JF2515: Top 5 Best Practices for Effective Investor Relations | Actively Passive Investing Show
In this episode of the Actively Passive Investing Show, Travis Watts lays out the top 5 best tips for good investor relations. He discusses one of the main pieces of information syndicators don’t talk about (and why you should), how to be more attractive to investors online, and what you need to be doing before going out and raising capital.
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Travis Watts: Hello, Best Ever listeners. This is Travis Watts, your host of The Actively Passive Show. Theo is out today on a break, so you’ve got me, and I figured I’d do a really short solo episode on something that kind of baffles me that we’ve never covered on the show. It just felt right to do it as a solo episode, and I’ll tell you why here in a minute.
The topic is The Five Best Tips for Investor Relations. So at the end of the day, yes, I’m a full-time passive investor; that has to do with my investing preference of where I place capital. But on the active side, I am Director of Investor Relations, and prior to doing that, I created an investor relations platform for a syndication group, and prior to that, I worked investor relations with Fidelity Investments. So investor relations is really kind of my world, at least on the active side. So I felt like this could be a really powerful beneficial episode for both passive and active investors, and I’ll tell you why.
If you are an active investor – we’ll start with that – it’s pretty obvious, you either have to be Investor Relations yourself if you’re going to be a one-man or one-woman show, or you’re going to have to hire someone for Investor Relations. So this, without a doubt, will be helpful for those folks. And on the passive side, you need to know what type of group you’re working with. As a passive investor, who is the communication source? Are you talking directly to the general partners? Are you talking to an investor relations rep? How many do they have? What questions might you want to ask them? And are they in the know? Are they following some of these best practices, so to speak?
So that’s just my take on it by the way. Speaking with thousands of investors, this is just kind of a quick five best practice recap, in my opinion. So certainly not to say this is all you need to do, and there’s certainly a lot more we could talk about… But I’m going to keep the episode short, and that is the topic of today. So I’m just going to knock into it here, right off the bat with the takeaways…
The first thing I would say, to active and passive investors in relation to Investor Relations – make sure the investor relations rep is discussing the good and the bad in the conversation… Because it’s all too easy for us – and of course, I’ve been guilty of this, everybody has – to speak about the positives and the best-case scenarios and “Wow, what a strong past performance track record we have blah, blah, blah.”
Everything you read and see, obviously, is going to show you the highlights of the best, and it’s going to try to paint the picture for what things could be. But make sure if the investor relations rep is not bringing it up on their own, that you bring it up. “Have you had a deal gone bad? What if interest rates double? What if – blah, blah, blah” Make sure that you have those conversations and that there is an answer to them. I’m not saying there’s a right or wrong response to those, just that they’ve thought it through and that they’re willing to talk about it and not shy away from it.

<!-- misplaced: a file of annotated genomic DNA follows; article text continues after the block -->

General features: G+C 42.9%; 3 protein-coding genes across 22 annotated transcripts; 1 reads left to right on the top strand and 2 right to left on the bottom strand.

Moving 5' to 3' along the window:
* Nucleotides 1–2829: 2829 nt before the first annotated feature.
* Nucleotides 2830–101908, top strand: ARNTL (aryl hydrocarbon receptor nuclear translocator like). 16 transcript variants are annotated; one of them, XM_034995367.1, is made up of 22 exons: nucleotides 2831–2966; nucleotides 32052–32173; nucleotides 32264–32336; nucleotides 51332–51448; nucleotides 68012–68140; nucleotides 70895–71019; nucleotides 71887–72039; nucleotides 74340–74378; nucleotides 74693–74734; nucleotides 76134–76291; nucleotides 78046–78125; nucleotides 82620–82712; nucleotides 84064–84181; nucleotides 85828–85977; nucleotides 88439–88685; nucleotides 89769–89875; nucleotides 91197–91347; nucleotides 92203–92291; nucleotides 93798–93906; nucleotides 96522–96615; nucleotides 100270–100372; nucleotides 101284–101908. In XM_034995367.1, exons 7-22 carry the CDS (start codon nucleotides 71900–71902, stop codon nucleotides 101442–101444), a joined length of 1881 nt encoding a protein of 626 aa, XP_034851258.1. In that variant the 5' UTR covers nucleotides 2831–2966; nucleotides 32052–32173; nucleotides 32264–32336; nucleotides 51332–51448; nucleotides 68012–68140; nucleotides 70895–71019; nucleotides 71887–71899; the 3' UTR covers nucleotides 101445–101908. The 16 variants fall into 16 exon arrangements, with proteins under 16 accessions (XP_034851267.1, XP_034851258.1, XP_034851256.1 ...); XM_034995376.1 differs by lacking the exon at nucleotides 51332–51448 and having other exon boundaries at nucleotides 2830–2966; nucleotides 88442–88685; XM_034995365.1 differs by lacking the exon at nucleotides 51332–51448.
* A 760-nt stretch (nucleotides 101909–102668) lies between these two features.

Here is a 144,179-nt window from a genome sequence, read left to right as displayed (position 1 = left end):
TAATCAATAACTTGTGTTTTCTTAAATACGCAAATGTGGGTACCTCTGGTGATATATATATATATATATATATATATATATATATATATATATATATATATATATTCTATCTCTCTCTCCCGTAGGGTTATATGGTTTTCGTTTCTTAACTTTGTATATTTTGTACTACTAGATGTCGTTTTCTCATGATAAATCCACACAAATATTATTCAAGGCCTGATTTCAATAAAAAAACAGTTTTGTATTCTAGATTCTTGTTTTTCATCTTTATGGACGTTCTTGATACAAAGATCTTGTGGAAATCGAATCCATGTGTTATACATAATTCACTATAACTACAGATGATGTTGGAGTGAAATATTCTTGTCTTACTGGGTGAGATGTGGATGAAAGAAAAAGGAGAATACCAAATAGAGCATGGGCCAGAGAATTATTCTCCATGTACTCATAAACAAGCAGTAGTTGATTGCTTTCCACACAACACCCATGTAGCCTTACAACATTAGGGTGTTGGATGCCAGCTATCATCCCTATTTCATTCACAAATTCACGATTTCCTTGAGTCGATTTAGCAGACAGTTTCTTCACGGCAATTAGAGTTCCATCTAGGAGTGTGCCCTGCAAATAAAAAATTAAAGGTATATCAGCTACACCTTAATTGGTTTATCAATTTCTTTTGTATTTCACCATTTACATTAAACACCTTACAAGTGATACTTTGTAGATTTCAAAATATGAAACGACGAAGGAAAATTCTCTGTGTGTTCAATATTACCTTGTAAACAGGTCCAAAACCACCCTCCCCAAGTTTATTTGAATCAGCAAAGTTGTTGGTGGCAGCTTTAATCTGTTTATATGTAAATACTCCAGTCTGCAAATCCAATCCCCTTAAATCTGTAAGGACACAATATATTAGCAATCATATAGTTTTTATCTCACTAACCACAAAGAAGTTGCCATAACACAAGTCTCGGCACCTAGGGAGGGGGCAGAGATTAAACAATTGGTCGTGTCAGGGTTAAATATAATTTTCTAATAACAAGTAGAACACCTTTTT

You can create a lot of skepticism among investors if all you ever do is talk about the positives. And some of the first podcast I ever did where I was a guest speaker, talking about passive investing, was just that. It was, “Oh my gosh, it’s great, and it’s this, and it’s a benefit, and it’s a pro.” And then eventually, I did that a couple episodes, and one of the hosts stopped me and says, “Wait a minute, wait a minute, wait a minute. It can’t all be good. It can’t just all be rainbows and butterflies here. Tell us the real story.” And it really got me thinking, “That’s true. I really need to give the other side of the coin in fairness, to promote transparency.”
So that’s number one, discuss the good and the bad. Listen for that. Look for that. Do that if you’re in that kind of role.
Travis Watts: Number two, be visible. I would say it’s not a great idea if you’re active and you’re new to this space to just go out and start trying to raise capital and promote a deal if you have no presence on social media, you have no website, you have no blog, you have no podcast, you have no thought leadership platform. If somebody goes to Google, types in your name and nothing comes up, I would say there’s probably a mistake, because limited partners like myself, we do due diligence. We look up firms, we look up people, we’re are trying to read between the lines, figure out who is this person. I like to watch people do speaking presentations and talk to an audience, so I can try to read their character. So you’ve got to get out there, you’ve got to be visible.